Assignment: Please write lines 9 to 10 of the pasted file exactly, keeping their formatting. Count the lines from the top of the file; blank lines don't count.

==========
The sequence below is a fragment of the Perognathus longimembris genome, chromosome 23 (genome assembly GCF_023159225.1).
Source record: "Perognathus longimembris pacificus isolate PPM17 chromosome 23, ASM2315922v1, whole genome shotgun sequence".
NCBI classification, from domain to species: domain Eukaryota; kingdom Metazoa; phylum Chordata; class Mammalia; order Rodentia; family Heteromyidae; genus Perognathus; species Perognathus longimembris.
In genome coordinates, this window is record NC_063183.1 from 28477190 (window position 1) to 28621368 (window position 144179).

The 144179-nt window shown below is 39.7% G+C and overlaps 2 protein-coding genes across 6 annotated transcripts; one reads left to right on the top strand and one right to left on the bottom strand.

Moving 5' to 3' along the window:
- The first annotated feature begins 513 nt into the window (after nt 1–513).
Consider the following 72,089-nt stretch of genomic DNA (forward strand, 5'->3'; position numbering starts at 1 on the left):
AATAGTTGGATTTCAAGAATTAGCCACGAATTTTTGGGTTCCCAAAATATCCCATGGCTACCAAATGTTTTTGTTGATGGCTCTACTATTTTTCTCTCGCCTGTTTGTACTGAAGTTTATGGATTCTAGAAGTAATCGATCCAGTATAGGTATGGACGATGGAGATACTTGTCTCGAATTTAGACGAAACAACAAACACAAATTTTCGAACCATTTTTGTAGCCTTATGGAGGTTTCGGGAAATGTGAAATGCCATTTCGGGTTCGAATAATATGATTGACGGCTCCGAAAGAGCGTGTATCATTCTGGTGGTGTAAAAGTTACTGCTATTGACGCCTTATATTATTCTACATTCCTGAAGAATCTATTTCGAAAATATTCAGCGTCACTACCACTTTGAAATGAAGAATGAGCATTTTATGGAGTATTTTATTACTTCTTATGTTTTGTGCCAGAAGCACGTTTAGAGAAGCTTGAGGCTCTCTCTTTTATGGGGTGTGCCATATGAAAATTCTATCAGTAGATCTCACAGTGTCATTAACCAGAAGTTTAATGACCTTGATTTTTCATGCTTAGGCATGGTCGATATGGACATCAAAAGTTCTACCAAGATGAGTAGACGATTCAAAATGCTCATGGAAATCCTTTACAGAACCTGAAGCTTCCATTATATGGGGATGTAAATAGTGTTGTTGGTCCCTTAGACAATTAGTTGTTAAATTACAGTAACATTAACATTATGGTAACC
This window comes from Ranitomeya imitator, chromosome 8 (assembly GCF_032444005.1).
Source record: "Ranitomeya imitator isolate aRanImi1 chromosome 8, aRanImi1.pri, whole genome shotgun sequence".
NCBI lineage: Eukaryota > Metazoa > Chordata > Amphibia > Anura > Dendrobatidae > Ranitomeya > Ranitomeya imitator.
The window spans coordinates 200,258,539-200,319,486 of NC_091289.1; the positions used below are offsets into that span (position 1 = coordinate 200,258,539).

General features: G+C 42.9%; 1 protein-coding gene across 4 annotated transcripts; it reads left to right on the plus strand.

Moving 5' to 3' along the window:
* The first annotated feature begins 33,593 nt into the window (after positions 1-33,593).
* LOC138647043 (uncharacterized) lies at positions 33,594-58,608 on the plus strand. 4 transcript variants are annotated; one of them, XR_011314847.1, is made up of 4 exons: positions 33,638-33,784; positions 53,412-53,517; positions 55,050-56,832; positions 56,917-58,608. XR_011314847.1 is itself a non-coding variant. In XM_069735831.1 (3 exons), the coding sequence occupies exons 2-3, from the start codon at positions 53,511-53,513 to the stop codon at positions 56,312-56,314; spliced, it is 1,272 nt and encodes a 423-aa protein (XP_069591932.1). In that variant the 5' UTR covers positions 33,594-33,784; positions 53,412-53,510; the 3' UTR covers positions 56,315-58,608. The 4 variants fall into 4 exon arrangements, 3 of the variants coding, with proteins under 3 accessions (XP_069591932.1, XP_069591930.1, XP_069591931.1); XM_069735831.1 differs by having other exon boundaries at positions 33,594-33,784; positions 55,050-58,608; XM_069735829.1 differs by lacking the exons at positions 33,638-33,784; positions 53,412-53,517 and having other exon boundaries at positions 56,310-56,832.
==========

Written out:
AATAGTTGGATTTCAAGAATTAGCCACGAATTTTTGGGTTCCCAAAATATCCCATGGCTACCAAATGTTTTTGTTGATGGCTCTACTATTTTTCTCTCGCCTGTTTGTACTGAAGTTTATGGATTCTAGAAGTAATCGATCCAGTATAGGTATGGACGATGGAGATACTTGTCTCGAATTTAGACGAAACAACAAACACAAATTTTCGAACCATTTTTGTAGCCTTATGGAGGTTTCGGGAAATGTGAAATGCCATTTCGGGTTCGAATAATATGATTGACGGCTCCGAAAGAGCGTGTATCATTCTGGTGGTGTAAAAGTTACTGCTATTGACGCCTTATATTATTCTACATTCCTGAAGAATCTATTTCGAAAATATTCAGCGTCACTACCACTTTGAAATGAAGAATGAGCATTTTATGGAGTATTTTATTACTTCTTATGTTTTGTGCCAGAAGCACGTTTAGAGAAGCTTGAGGCTCTCTCTTTTATGGGGTGTGCCATATGAAAATTCTATCAGTAGATCTCACAGTGTCATTAACCAGAAGTTTAATGACCTTGATTTTTCATGCTTAGGCATGGTCGATATGGACATCAAAAGTTCTACCAAGATGAGTAGACGATTCAAAATGCTCATGGAAATCCTTTACAGAACCTGAAGCTTCCATTATATGGGGATGTAAATAGTGTTGTTGGTCCCTTAGACAATTAGTTGTTAAATTACAGTAACATTAACATTATGGTAACC
This window comes from Ranitomeya imitator, chromosome 8 (assembly GCF_032444005.1).